Original paper

The Nature Conservancy’s approach to conserving and rehabilitating biological diversity in the Upper Mississippi River system. tab:

Reuter, Michael; Lubinski, Ken; West, Paul; Blodgett, Doug; Khoury, Mary

Large Rivers Vol. 15 No. 1-4 (2003), p. 549 - 560

20 references

published: Dec 19, 2003

DOI: 10.1127/lr/15/2003/549

BibTeX file

ArtNo. ESP142015500021, Price: 29.00 €

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Ten years ago, The Nature Conservancy, recognizing the importance of large rivers to the biodiversity of the Midwest region of the United States, began a major conservation project on the Lower Illinois River. Since then the scope of the project has been expanded to incorporate a basin approach centered on the Upper Mississippi River and intended to rehabilitate ecosystems and abate threats at key sites that cross several spatial scales. A particular emphasis is on spatial strategies that result in cumulative downstream benefits. The use of the best available science, applied in an adaptive and accountable manner, is a fundamental principle of The Nature Conservancy and the Upper Mississippi River Project. This paper briefly explains the mission and work of The Nature Conservancy and then explores a few of the ways we are supporting river science to improve management strategies, influence the vast array of public and private institutions working in this basin, and more effectively direct the allocation of public dollars to conservation.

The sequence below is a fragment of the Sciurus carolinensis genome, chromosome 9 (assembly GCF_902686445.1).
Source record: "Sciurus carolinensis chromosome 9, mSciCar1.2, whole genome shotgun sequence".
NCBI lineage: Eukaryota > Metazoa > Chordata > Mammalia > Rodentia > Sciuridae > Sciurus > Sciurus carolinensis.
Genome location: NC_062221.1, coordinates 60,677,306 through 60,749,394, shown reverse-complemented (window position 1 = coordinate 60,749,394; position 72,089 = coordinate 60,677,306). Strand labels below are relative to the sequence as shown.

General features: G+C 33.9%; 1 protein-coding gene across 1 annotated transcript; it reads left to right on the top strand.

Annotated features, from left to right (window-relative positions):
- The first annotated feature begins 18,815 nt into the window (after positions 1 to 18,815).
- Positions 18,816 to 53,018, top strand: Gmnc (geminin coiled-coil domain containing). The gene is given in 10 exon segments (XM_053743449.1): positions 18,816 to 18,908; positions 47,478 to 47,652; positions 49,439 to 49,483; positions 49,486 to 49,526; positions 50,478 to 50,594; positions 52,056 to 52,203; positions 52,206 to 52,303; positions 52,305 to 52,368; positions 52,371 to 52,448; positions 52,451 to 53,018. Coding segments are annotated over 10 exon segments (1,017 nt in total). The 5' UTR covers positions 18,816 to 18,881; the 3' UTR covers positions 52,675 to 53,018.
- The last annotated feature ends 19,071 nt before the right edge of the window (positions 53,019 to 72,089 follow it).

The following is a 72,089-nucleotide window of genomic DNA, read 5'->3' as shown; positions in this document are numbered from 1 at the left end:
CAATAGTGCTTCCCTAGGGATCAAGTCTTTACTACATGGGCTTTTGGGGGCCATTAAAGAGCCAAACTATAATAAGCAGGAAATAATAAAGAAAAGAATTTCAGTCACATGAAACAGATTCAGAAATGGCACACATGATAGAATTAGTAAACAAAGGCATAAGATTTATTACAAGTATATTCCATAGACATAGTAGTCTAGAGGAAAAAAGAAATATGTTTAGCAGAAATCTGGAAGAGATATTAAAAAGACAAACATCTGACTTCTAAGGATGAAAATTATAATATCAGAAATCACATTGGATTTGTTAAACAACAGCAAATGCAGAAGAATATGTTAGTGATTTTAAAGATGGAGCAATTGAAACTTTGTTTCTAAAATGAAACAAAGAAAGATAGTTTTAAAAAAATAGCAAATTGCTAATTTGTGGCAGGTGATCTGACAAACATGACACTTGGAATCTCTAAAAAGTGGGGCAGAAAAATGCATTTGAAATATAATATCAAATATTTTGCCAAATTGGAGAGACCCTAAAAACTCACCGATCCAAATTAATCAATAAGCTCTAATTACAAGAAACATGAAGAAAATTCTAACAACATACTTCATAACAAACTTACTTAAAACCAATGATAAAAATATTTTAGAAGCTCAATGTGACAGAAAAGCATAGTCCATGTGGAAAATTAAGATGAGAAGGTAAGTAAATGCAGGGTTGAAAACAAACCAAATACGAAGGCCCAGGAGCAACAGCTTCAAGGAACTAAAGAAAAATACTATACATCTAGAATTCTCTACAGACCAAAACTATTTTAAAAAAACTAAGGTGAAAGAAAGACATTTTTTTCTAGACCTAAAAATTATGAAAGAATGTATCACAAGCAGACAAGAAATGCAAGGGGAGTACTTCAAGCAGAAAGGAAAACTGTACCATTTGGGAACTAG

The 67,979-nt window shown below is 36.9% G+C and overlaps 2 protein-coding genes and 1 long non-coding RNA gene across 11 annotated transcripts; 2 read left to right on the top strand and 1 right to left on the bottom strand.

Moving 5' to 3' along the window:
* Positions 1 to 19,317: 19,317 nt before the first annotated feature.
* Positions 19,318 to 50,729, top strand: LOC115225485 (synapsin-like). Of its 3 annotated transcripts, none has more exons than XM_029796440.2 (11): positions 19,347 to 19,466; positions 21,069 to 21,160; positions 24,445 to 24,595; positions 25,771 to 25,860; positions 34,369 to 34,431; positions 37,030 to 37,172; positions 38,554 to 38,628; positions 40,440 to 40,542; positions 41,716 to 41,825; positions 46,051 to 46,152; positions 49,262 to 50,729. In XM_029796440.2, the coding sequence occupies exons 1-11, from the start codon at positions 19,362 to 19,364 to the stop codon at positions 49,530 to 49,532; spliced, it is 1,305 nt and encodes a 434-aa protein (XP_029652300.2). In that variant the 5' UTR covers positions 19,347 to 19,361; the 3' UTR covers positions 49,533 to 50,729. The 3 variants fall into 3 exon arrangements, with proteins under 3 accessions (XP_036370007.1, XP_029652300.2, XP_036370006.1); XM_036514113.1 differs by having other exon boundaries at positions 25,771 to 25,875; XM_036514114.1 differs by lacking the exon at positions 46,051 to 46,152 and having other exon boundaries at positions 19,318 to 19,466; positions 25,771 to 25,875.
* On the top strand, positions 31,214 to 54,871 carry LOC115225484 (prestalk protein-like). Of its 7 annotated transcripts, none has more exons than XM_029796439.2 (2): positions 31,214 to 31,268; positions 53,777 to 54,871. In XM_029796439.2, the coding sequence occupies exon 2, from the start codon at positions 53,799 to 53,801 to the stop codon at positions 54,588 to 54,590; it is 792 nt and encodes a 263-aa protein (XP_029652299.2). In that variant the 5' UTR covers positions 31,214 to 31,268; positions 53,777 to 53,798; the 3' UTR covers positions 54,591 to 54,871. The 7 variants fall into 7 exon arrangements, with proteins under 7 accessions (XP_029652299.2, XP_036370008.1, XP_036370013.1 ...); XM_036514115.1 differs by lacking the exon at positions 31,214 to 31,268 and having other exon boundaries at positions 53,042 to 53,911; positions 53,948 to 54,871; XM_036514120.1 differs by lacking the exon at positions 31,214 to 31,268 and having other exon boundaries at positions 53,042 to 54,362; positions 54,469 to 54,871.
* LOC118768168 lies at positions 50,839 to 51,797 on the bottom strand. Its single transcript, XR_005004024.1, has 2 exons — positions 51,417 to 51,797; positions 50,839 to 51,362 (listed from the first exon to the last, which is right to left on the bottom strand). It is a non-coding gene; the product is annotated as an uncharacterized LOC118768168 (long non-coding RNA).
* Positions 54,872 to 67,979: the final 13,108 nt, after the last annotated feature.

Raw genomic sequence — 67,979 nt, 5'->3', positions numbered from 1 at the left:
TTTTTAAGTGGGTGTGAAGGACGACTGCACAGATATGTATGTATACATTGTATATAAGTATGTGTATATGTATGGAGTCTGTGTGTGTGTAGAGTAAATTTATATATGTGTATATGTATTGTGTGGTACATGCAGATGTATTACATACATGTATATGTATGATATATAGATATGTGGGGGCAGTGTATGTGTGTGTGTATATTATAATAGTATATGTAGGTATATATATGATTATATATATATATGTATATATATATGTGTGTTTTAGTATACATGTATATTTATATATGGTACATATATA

Upper Mississippi Riverbiological diversityLower Illinois Riverecosystem